Common Architectures in ASP.NET Core

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The ASP.NET Core project template creates a new ASP.NET Core web application. The project template uses Microsoft Asp.Net core. All meta package includes support for the following architectures:

Domain Layer

The domain layer is the layer where you define your application’s domain classes and services. This is where your application’s business logic resides, and you define how your data will be structured and stored. The domain layer is where your business logic sits. It contains all your business objects, repositories, and any services that expose them to other parts of the application. The domain layer is the lowest layer of an application.

It contains all the business logic required to run a website or web service. The domain layer is often considered the most important part of any ASP.NET application because it makes your application real. The Domain Layer is the lowest layer of the ASP.NET stack and is responsible for all of your application’s underlying functionality and services. The Domain Layer is similar to the physical hardware layer since it provides services such as file access and database management.

Application Layer

The application layer is where you’ll write code that makes up your application. It includes the interface (UI) components, which contain presentation and data binding logic. The application layer also includes service–based code that runs in the background to handle client requests, such as an ASP.NET web page or a mobile phone app. The application layer, or presentation layer, is where you design and build your user interface. This is where you determine how users interact with your site through forms, data entry boxes, and other forms of interaction.

The Application Layer is responsible for building and managing web applications in a very high-level manner. It consists of an application’s user interface components, typically written using HTML, CSS, JavaScript, and other technologies that make up the UI framework.

Infrastructure Layer

The infrastructure layer defines the basic objects used to construct an application. The infrastructure layer includes a set of core .NET Framework assemblies that define classes for working with network resources, such as files and databases. The infrastructure layer also defines application-specific interfaces connecting remote web services and other applications. In addition, the infrastructure layer includes classes that are available to all applications by default, such as the HttpContext class and the WebClient class.

The infrastructure layer depends on the presentation and data access tiers; these tiers share a common set of functionality used by both tiers and then exposed through each tier’s defined interfaces.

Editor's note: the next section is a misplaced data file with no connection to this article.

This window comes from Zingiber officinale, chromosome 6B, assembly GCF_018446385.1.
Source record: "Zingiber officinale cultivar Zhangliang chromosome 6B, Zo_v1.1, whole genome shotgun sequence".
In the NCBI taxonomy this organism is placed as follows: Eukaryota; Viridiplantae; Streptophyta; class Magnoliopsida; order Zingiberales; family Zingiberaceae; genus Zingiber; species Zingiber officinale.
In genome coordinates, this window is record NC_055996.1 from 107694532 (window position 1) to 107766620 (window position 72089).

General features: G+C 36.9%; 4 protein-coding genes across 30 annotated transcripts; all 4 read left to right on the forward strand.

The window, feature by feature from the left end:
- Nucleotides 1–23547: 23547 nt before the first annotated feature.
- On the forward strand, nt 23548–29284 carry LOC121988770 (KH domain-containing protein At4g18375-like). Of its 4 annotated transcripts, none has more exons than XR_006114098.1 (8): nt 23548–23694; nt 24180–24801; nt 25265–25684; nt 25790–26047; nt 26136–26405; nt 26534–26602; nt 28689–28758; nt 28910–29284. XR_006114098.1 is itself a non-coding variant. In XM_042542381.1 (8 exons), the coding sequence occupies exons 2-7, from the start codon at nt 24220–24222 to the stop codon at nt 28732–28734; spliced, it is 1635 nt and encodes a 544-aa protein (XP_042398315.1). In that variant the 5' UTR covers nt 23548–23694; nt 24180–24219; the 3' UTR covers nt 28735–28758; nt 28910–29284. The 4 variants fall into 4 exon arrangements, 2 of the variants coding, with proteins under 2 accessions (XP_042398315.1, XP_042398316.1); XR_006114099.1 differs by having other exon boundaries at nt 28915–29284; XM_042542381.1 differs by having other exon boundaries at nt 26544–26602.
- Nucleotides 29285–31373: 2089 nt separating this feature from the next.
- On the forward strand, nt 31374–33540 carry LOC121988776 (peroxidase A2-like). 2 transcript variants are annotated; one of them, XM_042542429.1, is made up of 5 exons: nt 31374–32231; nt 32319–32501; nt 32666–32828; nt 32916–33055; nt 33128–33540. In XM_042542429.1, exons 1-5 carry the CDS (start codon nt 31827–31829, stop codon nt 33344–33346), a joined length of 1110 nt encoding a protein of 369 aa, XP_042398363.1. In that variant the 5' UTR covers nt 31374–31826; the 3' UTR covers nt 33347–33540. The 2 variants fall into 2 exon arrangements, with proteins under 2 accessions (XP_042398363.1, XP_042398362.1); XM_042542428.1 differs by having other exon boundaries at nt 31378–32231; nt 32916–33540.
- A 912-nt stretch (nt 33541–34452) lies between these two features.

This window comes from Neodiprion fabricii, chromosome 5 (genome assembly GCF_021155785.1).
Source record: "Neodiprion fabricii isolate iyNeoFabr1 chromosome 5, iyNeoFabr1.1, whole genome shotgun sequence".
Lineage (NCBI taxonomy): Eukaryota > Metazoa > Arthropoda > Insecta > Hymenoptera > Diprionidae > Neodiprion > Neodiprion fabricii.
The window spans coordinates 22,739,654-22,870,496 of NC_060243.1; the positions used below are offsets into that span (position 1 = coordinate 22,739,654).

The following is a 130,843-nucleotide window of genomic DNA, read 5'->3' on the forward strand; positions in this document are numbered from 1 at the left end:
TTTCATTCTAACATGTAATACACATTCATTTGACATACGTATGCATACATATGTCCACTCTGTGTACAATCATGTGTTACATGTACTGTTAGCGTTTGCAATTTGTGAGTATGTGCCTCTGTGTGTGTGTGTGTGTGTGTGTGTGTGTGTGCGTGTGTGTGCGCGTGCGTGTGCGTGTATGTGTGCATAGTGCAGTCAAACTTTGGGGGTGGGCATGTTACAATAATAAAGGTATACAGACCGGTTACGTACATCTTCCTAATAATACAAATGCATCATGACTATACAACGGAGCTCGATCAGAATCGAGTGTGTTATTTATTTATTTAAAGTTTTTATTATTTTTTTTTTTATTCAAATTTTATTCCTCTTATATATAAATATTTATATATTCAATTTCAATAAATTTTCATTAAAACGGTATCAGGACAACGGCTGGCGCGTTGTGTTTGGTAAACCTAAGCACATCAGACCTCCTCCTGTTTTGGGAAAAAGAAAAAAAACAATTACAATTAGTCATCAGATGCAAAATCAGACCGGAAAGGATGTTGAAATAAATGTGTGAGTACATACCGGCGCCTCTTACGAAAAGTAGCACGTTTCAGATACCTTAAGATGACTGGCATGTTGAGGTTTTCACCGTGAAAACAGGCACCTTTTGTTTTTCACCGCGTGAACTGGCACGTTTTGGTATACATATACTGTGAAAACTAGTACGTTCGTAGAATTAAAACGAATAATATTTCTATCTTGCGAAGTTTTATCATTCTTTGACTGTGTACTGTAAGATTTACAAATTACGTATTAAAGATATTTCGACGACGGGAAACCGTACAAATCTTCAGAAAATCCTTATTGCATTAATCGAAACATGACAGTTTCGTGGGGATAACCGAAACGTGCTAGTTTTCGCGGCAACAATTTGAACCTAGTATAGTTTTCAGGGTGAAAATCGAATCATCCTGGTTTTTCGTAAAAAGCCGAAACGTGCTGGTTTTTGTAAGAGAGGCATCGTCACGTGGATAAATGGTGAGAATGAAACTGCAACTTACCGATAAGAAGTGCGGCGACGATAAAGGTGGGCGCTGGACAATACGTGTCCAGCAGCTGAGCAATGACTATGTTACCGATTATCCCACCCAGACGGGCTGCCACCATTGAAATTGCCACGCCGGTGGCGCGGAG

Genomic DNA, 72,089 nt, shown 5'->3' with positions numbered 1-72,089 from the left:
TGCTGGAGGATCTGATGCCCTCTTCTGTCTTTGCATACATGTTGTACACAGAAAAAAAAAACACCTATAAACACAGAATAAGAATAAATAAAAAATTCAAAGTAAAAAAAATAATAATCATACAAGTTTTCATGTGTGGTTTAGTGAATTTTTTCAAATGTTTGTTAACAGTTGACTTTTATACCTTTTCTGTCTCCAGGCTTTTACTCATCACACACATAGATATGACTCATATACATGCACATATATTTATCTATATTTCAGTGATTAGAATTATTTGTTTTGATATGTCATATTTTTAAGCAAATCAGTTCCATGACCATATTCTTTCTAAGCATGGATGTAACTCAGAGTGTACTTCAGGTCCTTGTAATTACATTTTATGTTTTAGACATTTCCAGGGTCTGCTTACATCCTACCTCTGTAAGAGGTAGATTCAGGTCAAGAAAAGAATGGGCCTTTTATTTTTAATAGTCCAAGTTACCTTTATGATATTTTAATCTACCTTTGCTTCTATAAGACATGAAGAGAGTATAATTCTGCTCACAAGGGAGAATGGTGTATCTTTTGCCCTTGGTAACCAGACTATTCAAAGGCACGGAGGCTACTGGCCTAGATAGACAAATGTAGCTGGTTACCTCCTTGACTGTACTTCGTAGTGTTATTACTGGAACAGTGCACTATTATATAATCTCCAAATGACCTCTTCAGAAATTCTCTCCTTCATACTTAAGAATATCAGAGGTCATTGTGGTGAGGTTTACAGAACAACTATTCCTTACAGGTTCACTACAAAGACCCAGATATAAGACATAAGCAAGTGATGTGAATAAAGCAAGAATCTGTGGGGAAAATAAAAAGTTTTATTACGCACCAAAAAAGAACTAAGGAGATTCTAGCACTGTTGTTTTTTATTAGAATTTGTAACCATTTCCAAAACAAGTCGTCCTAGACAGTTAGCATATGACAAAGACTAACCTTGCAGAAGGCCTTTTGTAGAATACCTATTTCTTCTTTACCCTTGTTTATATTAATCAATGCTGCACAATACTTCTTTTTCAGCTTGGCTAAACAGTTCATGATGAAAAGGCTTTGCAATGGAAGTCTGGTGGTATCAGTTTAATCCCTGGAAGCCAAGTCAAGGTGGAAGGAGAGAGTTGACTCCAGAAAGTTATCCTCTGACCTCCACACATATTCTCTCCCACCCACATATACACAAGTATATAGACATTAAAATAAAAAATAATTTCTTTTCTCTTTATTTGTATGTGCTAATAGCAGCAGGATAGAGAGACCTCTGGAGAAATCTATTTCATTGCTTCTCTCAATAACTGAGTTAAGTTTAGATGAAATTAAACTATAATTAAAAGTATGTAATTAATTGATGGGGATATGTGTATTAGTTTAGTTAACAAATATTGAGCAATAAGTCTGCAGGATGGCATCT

The Presentation Layer

The presentation layer is the most visible part of your ASP.NET website, as it displays the data to the user. In ASP.NET MVC, this layer is implemented using either Razor or HTML helpers. The presentation layer creates HTML documents using ASP.NET controls, templating engines such as Razor or Handlebars, and MVC controllers. It’s where you’ll find your business logic code that interacts with the data stored in your databases and persists data between requests to the server. The presentation layer is the layer that defines the structure, content, and appearance of an application.

It is also responsible for responding to requests from the user interface (UI) layer and providing access to underlying business logic. The MVC pattern has been very successful in web development because it allows for separating concerns between your application’s structure and code. It also allows for more testable code and easier application maintenance. You can easily reuse code across multiple pages and maintain a high testability level without testing each page individually.

The User Interface Layer

The user interface layer provides an interface between the front-end application and the database. This can be done using a non-visual language such as ASP.NET Web API or .NET Framework Data Provider for SQL Server or Entity Framework or a visual framework such as ASP.NET MVC or Extensible Application Markup Language (XAML). On the other hand, the user interface (UI) layer is responsible for defining how the application looks and feels to its users. This can include colors, fonts, the layout of controls (e.g., buttons and text boxes), and how data appears in a view or data grid.



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